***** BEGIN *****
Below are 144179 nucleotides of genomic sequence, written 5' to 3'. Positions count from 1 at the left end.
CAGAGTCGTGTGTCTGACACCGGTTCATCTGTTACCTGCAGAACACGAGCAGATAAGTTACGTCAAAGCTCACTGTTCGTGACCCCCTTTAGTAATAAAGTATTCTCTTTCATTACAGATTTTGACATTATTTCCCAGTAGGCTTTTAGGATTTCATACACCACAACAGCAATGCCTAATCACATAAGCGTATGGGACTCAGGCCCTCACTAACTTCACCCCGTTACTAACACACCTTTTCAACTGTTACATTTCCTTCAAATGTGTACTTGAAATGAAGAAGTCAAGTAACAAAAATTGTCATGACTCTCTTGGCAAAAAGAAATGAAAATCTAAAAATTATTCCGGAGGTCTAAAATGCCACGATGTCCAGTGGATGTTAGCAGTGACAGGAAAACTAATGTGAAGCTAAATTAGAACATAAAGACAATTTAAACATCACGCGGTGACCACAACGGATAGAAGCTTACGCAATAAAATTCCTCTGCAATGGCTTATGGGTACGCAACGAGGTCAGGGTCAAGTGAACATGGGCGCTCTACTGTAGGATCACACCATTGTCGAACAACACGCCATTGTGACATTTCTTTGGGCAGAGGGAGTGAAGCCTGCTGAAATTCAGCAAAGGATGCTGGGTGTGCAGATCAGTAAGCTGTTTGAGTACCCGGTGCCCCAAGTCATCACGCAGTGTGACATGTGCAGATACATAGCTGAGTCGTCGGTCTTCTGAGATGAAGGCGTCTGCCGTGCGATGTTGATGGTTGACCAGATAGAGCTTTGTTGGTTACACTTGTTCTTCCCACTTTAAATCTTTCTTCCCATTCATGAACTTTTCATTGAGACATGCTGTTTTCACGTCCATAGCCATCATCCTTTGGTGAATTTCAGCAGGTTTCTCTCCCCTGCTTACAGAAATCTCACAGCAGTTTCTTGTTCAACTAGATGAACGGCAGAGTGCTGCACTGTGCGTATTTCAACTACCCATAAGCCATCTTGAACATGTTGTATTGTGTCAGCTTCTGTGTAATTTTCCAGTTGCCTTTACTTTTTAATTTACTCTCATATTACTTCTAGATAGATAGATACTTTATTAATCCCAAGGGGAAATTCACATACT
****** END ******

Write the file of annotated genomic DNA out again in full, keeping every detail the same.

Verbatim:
Below are 144179 nucleotides of genomic sequence, written 5' to 3'. Positions count from 1 at the left end.
CAGAGTCGTGTGTCTGACACCGGTTCATCTGTTACCTGCAGAACACGAGCAGATAAGTTACGTCAAAGCTCACTGTTCGTGACCCCCTTTAGTAATAAAGTATTCTCTTTCATTACAGATTTTGACATTATTTCCCAGTAGGCTTTTAGGATTTCATACACCACAACAGCAATGCCTAATCACATAAGCGTATGGGACTCAGGCCCTCACTAACTTCACCCCGTTACTAACACACCTTTTCAACTGTTACATTTCCTTCAAATGTGTACTTGAAATGAAGAAGTCAAGTAACAAAAATTGTCATGACTCTCTTGGCAAAAAGAAATGAAAATCTAAAAATTATTCCGGAGGTCTAAAATGCCACGATGTCCAGTGGATGTTAGCAGTGACAGGAAAACTAATGTGAAGCTAAATTAGAACATAAAGACAATTTAAACATCACGCGGTGACCACAACGGATAGAAGCTTACGCAATAAAATTCCTCTGCAATGGCTTATGGGTACGCAACGAGGTCAGGGTCAAGTGAACATGGGCGCTCTACTGTAGGATCACACCATTGTCGAACAACACGCCATTGTGACATTTCTTTGGGCAGAGGGAGTGAAGCCTGCTGAAATTCAGCAAAGGATGCTGGGTGTGCAGATCAGTAAGCTGTTTGAGTACCCGGTGCCCCAAGTCATCACGCAGTGTGACATGTGCAGATACATAGCTGAGTCGTCGGTCTTCTGAGATGAAGGCGTCTGCCGTGCGATGTTGATGGTTGACCAGATAGAGCTTTGTTGGTTACACTTGTTCTTCCCACTTTAAATCTTTCTTCCCATTCATGAACTTTTCATTGAGACATGCTGTTTTCACGTCCATAGCCATCATCCTTTGGTGAATTTCAGCAGGTTTCTCTCCCCTGCTTACAGAAATCTCACAGCAGTTTCTTGTTCAACTAGATGAACGGCAGAGTGCTGCACTGTGCGTATTTCAACTACCCATAAGCCATCTTGAACATGTTGTATTGTGTCAGCTTCTGTGTAATTTTCCAGTTGCCTTTACTTTTTAATTTACTCTCATATTACTTCTAGATAGATAGATACTTTATTAATCCCAAGGGGAAATTCACATACT